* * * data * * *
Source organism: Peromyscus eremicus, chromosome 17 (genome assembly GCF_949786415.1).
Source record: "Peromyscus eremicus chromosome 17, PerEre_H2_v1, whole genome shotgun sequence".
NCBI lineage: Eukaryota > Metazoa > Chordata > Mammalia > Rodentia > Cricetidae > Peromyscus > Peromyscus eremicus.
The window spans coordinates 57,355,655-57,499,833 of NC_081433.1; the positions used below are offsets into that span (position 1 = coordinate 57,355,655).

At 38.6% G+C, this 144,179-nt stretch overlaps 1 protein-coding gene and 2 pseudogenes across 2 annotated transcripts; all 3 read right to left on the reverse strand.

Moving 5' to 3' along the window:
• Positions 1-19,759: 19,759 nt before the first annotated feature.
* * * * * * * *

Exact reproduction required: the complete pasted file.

Source organism: Peromyscus eremicus, chromosome 17 (genome assembly GCF_949786415.1).
Source record: "Peromyscus eremicus chromosome 17, PerEre_H2_v1, whole genome shotgun sequence".
NCBI lineage: Eukaryota > Metazoa > Chordata > Mammalia > Rodentia > Cricetidae > Peromyscus > Peromyscus eremicus.
The window spans coordinates 57,355,655-57,499,833 of NC_081433.1; the positions used below are offsets into that span (position 1 = coordinate 57,355,655).

At 38.6% G+C, this 144,179-nt stretch overlaps 1 protein-coding gene and 2 pseudogenes across 2 annotated transcripts; all 3 read right to left on the reverse strand.

Moving 5' to 3' along the window:
• Positions 1-19,759: 19,759 nt before the first annotated feature.